Railroads & Clearcuts

Toxic Lake Coeur d'Alene

A century of mining in Idaho's Silver Valley has resulted in millions of tons of toxic sediment washed down the Coeur d'Alene and St. Joe Rivers into Lake Coeur d'Alene.
From the lake, heavy metals are flowing into the Spokane River, which is being
subjected to lead, cadmium, arsenic, zinc, and other toxins
at hundreds of times greater than normal levels.

Lawsuits have been filed for a century, seeking to stop the pollution. The corporations claimed that mining was good for the economy. In 1929 the Coeur d'Alene Press published a series of news articles detailing the impacts of mine pollution on ranching, agriculture, and fisheries. Farmers filed more lawsuits, seeking compensation for poisoned crops and cattle.

The Bunker Hill lead smelter in Kellogg began operating in 1917. It released 300 pounds of lead into the atmosphere every day. In 1973, a fire at the Bunker Hill smelter damaged the air pollution control equipment. The operator, Gulf Resources, chose to continue pumping lead directly into the air rather than shut down for repairs. The directors decided that the profits outweighed the potential liability they calculated for causing lead poisoning to 500 children in Kellogg. In 1974, some of the highest blood lead levels ever recorded were found within children living near the smelter.

Bunker Hill was shut down in 1982, and was declared a Superfund site in 1983. Clean-up of the 21-mile-square site surrounding the mine in Kellogg finally began in 1995. The designated Superfund site includes 1,500 houses. The biggest concern is lead contamination--lead which has caused brain damage in fetuses and in children, and the biggest epidemic of childhood lead poisoning ever recorded. EPA contractors put 20 million cubic yards of mine tailings into a poorly-designed landfill adjacent to the Kellogg Middle School football field. Waste is in direct contact with groundwater. Thousands of birds and mammals in the Spokane and Coeur d'Alene deltas have died of lead poisoning.

In 1998 the EPA announced it would expand its investigation of toxic waste to the entire 1500-square-mile Spokane-Coeur d'Alene River ecosystem. Eighty percent of the people who live in this area are in Washington State. Idaho politicans are attempting to block Washington State from becoming involved in cleaning up the Spokane River, and to prevent the EPA from expanding its Superfund probe. State and federal studies have shown that blood lead levels outside the designated Superfund site are three times as high as the national average. These politicans include U.S. Senators Dirk Kempthorne and Larry Craig, and officials from the city of Coeur d'Alene and from Kootenai County.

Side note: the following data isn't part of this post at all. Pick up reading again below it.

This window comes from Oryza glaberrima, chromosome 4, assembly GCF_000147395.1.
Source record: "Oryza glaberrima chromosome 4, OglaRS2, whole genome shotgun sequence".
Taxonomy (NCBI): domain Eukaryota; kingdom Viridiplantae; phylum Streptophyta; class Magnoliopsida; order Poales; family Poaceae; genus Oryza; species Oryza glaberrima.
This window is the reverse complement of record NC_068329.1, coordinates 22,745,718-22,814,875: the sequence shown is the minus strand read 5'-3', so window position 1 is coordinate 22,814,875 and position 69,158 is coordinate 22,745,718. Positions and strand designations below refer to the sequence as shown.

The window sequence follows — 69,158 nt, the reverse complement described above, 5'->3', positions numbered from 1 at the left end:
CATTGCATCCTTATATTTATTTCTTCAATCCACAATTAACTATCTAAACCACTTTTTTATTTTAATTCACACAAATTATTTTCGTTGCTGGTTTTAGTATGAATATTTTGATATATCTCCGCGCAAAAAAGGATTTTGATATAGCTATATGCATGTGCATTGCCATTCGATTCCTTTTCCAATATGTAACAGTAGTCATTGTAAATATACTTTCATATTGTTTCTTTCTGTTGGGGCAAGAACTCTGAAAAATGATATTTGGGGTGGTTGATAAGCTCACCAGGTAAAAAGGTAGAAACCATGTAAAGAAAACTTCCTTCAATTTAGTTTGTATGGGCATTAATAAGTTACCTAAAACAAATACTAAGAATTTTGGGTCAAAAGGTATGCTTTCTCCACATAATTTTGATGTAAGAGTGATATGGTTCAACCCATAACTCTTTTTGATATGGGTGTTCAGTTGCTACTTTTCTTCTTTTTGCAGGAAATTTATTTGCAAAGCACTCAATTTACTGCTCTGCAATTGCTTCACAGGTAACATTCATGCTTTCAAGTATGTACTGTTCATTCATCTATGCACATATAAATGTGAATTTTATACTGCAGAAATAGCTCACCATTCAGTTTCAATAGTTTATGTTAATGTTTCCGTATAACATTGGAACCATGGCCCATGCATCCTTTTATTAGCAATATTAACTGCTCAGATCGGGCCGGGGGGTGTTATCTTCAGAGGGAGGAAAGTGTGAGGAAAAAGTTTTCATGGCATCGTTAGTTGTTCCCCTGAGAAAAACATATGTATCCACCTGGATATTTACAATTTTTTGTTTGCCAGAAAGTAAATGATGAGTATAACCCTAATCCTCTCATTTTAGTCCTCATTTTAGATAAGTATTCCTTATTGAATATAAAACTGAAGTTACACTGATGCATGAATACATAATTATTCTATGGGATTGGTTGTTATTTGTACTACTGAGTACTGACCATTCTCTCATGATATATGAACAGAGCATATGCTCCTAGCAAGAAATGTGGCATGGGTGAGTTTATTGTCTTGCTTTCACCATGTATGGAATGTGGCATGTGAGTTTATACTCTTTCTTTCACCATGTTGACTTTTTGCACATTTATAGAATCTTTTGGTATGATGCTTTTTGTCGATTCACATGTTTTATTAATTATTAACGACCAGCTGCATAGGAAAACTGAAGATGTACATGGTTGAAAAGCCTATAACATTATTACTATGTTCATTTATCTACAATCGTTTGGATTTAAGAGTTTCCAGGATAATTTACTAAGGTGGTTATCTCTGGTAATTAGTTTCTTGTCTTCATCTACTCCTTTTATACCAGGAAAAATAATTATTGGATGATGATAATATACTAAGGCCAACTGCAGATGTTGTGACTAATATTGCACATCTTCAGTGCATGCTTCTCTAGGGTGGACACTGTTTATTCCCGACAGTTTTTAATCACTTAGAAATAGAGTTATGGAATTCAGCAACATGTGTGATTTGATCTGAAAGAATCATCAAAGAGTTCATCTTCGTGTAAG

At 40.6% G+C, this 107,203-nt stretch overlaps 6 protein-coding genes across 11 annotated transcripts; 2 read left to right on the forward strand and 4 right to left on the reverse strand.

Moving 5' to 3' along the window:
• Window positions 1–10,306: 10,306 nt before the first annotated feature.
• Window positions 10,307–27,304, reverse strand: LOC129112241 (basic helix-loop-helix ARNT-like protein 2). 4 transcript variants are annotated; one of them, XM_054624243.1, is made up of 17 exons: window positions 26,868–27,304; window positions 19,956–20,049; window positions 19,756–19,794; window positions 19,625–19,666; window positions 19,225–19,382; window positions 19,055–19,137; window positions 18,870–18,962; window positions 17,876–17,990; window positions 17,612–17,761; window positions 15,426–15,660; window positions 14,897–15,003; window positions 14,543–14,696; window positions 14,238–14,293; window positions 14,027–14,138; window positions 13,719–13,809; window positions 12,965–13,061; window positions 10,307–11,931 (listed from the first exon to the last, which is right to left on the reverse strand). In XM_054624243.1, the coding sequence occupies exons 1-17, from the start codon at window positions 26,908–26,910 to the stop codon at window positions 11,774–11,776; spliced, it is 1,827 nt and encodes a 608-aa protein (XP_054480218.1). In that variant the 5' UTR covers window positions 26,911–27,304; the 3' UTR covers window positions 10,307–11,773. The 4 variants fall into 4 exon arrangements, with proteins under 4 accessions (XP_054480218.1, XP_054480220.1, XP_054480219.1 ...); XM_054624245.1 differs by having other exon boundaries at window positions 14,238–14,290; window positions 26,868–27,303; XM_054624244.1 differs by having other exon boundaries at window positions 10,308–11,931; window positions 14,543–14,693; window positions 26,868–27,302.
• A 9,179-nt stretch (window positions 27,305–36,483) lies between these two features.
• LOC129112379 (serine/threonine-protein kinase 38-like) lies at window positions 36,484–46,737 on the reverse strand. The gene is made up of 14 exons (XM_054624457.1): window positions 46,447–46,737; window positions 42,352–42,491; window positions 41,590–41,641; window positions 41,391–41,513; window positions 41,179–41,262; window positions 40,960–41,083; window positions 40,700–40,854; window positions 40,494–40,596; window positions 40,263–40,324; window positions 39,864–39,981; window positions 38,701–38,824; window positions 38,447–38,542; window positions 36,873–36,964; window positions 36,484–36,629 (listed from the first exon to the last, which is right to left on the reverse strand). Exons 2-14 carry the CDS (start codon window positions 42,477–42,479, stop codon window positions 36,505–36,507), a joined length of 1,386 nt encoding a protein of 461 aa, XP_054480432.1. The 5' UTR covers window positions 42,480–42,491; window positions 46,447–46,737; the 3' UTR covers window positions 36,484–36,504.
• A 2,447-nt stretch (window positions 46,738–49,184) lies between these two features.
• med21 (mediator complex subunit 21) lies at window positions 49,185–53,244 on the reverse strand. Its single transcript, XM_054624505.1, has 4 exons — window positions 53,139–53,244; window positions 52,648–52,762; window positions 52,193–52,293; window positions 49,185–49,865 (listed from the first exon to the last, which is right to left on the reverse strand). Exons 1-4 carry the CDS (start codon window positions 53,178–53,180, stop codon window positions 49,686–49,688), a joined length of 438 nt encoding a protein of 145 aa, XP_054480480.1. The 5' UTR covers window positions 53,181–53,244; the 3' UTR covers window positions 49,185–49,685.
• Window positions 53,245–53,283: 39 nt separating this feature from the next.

In 1980 then-U.S. Senator Jim McClure added an amendment to the Clean Air Act which allowed Bunker Hill to use super-tall smokestacks--which spread the pollution even further, and denuded several square miles around the smelter. Idaho attorney Robie Russell was appointed regional administrator for the EPA, and when charged by the EPA Inspector General with obstructing the clean-up of Bunker Hill, abruptly resigned. In 1986 the State of Idaho settled its damage claims with four mining corporations for $4.5 million. Gulf Resources tried to have the legal record show that it had never owned or operated the smelter at Bunker Hill. In 1989, Gulf Resources began transferring $160 million out of the U.S. to avoid paying for the clean-up. In 1990 McClure retired from the Senate and began lobbying for the mining corporations. He now sits on the board of Coeur d'Alene Mines (so did former Idaho Governor Cecil Andrus). In the 1996, the Coeur d'Alene Tribe and the U.S. Department of Justice filed lawsuits seeking clean-up costs of up to $1 billion; Hecla Mining filed a countersuit claiming that the government had failed to regulate its historical releases. In 1997, Coeur d'Alene Mines shareholders filed a suit against the corporation for fraud and misrepresentation of its environmental problems in Chile and New Zealand.

On February 10, 1996, during a flood brought on by excessive clearcutting and roadbuilding, a million pounds of lead were flushed into Lake Coeur d'Alene. The politicos propose to lower water quality standards and liability even further.

Mines are still operating in the Silver Valley,
and they are still releasing toxic waste:


For more information and to get involved, contact:

The Lands Council's Get the LEAD Out! campaign
telephone (509) 838-4912